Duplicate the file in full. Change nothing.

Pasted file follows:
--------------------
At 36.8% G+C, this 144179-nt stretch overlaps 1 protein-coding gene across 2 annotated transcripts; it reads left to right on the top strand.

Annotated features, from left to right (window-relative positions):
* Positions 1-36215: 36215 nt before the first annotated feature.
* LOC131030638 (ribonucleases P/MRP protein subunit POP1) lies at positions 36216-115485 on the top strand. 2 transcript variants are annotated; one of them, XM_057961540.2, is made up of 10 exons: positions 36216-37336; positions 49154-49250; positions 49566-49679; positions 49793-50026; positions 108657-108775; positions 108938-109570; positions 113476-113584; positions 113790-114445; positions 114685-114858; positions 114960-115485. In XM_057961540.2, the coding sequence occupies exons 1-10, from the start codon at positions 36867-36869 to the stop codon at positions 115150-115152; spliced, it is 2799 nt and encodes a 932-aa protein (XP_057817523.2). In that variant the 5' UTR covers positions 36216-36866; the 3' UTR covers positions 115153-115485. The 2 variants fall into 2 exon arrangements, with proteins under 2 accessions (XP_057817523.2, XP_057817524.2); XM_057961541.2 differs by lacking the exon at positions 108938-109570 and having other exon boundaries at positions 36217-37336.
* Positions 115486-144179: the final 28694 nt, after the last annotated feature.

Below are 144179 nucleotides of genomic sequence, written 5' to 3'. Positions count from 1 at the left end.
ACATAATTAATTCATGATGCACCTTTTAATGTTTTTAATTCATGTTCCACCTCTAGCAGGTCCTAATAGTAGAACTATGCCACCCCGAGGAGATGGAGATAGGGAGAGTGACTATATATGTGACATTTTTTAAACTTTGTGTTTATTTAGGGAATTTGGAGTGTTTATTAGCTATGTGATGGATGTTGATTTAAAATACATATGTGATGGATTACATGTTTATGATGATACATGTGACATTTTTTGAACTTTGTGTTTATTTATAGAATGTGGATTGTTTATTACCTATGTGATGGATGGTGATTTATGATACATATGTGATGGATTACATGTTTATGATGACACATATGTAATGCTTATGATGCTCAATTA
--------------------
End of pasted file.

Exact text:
At 36.8% G+C, this 144179-nt stretch overlaps 1 protein-coding gene across 2 annotated transcripts; it reads left to right on the top strand.

Annotated features, from left to right (window-relative positions):
* Positions 1-36215: 36215 nt before the first annotated feature.
* LOC131030638 (ribonucleases P/MRP protein subunit POP1) lies at positions 36216-115485 on the top strand. 2 transcript variants are annotated; one of them, XM_057961540.2, is made up of 10 exons: positions 36216-37336; positions 49154-49250; positions 49566-49679; positions 49793-50026; positions 108657-108775; positions 108938-109570; positions 113476-113584; positions 113790-114445; positions 114685-114858; positions 114960-115485. In XM_057961540.2, the coding sequence occupies exons 1-10, from the start codon at positions 36867-36869 to the stop codon at positions 115150-115152; spliced, it is 2799 nt and encodes a 932-aa protein (XP_057817523.2). In that variant the 5' UTR covers positions 36216-36866; the 3' UTR covers positions 115153-115485. The 2 variants fall into 2 exon arrangements, with proteins under 2 accessions (XP_057817523.2, XP_057817524.2); XM_057961541.2 differs by lacking the exon at positions 108938-109570 and having other exon boundaries at positions 36217-37336.
* Positions 115486-144179: the final 28694 nt, after the last annotated feature.

Below are 144179 nucleotides of genomic sequence, written 5' to 3'. Positions count from 1 at the left end.
ACATAATTAATTCATGATGCACCTTTTAATGTTTTTAATTCATGTTCCACCTCTAGCAGGTCCTAATAGTAGAACTATGCCACCCCGAGGAGATGGAGATAGGGAGAGTGACTATATATGTGACATTTTTTAAACTTTGTGTTTATTTAGGGAATTTGGAGTGTTTATTAGCTATGTGATGGATGTTGATTTAAAATACATATGTGATGGATTACATGTTTATGATGATACATGTGACATTTTTTGAACTTTGTGTTTATTTATAGAATGTGGATTGTTTATTACCTATGTGATGGATGGTGATTTATGATACATATGTGATGGATTACATGTTTATGATGACACATATGTAATGCTTATGATGCTCAATTA